Fifth Sunday in Ordinary Time Feb. 8, 2015
The readings for this Sunday ask us to consider whether we are optimists or pessimists. We meet both kinds of people in the readings. In the first reading, Job bemoans the very fact of his existence. He, who had been greatly blessed by God with wealth, family, good health and a good name suddenly lost it all. The bottom fell out of Job’s world and his optimism, hope and joy seemed to evaporate.
In the Gospel reading, Peter’s mother-in-law was sick with a fever which rendered her unclean and unable to participate with her family, friends and neighbors in public events.
The difference between Job and Peter’s mother-in-law was the people around them. Peter’s mother-in-law had people who cared enough to get her the help she needed. They told Jesus about her and he healed her. Job’s “friends”, on the other hand, exacerbated his situation by trying to find someone to blame for his troubles. These readings call us to examine our own response to the difficulties of life and how we help others cope with their struggles. Are we pessimists with complaints about every evil in the world or are we what Jesus asks us to be—“hope-givers?”
On January 25, my nephew Patrick Duran, died at the Rosebud Reservation in South Dakota. From early in his life he was enthralled with Native American culture and traditions. Throughout most of his life he lived with and among his Indian friends and became a part of their family. He was a seeker who embraced Native spirituality. He traveled all over the United States, Mexico and even went to South America to learn about and to immerse himself in the culture and traditions. He was an activist in the American Indian Movement, La Rasa, and the boycotts with Cesar Chavez.
At his funeral service we were surprised to find the funeral home three-fourth filled with his Indian friends or I should say “family.” When we opened the floor for sharing stories about Patrick, I was astounded not only by the stories they told about his life among them, but by the emotions, the tears and the grief they expressed at his passing.They called him best friend, brother, son, father and one who loved them so much he would give anything to help them. The image they left us of Patrick was that he was an optimist, a repairer of broken spirits, and a healer of wounds despite his own weakness. It seems that his very presence among these people was one who brought love, hope, courage and joy to all –an antidote to pessimism. In my estimation he was a “Jesus figure” for them.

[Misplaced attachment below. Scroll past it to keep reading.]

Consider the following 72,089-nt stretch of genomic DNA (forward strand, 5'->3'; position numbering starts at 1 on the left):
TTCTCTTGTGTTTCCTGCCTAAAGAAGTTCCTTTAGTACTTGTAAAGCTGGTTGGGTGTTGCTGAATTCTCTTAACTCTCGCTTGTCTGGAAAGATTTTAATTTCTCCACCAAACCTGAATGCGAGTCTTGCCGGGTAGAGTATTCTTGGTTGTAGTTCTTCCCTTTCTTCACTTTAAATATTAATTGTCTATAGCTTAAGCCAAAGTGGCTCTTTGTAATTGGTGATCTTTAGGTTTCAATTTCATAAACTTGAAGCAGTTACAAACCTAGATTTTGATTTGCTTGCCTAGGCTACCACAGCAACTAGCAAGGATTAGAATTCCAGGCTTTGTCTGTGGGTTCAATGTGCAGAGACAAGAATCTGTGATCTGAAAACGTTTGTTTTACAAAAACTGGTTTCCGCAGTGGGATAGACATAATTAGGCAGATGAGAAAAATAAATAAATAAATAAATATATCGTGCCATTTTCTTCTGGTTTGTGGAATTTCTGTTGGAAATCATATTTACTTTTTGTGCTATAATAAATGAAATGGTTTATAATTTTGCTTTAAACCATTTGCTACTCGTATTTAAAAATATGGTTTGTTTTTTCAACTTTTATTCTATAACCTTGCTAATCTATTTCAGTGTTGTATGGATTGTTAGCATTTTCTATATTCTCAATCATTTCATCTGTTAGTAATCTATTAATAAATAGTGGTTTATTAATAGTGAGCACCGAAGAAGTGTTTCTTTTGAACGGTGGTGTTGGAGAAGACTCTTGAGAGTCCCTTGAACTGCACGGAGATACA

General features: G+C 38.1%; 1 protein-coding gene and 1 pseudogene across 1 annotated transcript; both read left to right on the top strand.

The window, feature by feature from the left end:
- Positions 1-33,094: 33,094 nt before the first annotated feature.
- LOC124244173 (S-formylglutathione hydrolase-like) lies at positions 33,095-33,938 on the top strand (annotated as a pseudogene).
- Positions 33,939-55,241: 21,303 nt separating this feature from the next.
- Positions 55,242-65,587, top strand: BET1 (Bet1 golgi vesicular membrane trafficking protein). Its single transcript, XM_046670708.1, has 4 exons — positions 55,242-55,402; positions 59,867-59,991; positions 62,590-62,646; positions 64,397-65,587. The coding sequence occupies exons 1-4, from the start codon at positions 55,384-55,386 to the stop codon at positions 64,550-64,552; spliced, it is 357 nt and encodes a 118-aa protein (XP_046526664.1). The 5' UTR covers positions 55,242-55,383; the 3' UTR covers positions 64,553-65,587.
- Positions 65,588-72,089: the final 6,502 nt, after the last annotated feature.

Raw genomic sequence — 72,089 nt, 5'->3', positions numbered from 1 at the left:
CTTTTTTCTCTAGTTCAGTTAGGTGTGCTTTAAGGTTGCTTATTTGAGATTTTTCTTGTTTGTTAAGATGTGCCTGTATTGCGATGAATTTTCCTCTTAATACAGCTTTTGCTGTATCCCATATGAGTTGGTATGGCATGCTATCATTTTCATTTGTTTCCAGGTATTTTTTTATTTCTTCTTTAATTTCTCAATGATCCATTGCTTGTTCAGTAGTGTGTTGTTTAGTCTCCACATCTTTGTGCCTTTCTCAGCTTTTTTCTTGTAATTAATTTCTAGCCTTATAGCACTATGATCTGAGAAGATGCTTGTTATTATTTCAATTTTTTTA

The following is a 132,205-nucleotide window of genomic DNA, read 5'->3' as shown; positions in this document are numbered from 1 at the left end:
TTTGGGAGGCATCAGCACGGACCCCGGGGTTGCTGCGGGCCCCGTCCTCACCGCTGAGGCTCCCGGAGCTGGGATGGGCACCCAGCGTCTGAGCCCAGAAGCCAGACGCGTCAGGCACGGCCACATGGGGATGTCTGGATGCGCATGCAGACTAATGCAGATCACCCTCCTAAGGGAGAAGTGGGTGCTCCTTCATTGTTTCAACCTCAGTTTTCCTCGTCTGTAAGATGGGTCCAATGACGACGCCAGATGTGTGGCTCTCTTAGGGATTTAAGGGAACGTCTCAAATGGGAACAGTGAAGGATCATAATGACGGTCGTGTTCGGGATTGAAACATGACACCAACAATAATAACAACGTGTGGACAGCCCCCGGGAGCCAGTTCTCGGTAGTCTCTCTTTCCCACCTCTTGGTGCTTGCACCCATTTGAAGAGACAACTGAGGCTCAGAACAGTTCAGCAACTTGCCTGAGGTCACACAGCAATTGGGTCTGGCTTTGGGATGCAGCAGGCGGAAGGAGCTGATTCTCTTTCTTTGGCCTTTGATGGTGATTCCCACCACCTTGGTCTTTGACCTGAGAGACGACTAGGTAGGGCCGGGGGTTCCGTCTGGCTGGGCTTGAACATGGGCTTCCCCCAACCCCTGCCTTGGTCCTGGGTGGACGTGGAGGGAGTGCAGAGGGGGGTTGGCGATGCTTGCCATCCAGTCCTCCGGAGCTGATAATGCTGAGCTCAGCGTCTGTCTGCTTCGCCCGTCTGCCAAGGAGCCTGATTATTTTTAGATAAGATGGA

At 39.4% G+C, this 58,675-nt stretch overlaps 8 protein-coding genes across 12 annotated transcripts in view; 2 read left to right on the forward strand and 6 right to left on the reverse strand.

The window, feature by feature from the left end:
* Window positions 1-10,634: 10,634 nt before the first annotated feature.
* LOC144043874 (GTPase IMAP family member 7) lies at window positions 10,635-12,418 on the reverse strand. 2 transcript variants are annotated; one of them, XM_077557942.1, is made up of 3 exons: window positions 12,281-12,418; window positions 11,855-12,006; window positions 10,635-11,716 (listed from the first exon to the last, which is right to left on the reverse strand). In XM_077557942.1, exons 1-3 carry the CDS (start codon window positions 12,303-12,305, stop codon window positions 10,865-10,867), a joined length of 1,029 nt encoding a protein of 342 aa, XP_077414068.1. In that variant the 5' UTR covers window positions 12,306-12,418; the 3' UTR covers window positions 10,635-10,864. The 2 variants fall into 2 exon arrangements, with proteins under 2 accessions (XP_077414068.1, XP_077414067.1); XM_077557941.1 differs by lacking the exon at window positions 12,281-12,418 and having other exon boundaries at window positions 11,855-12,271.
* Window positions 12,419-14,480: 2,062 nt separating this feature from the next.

Eventually Job’s trust in God enabled him to find the hope and courage to endure his sufferings. St. Paul, in the second reading, found such hope in God and in the Gospel that he could not help but preach. When he did, he made every effort to adapt himself to the needs and circumstances of his listeners so that they too could find hope in the good news of salvation. And Jesus acted as a giver of hope to those he taught, healed and forgave, and in the end, he died so that human hope never be extinguished. Difficulties are inevitable. I find that I am free to choose the attitude with which to deal with them. I pray that I do not get lost in negativity but trust in God to make my faith stronger and to be a hope-giver to others.
Mary Jane Vigil, OSB
Thank you for this reflection. Having also just finished reading’Tattoos on the Heart’ I also am challenged to not just be the healer in my world but see the true healer already there.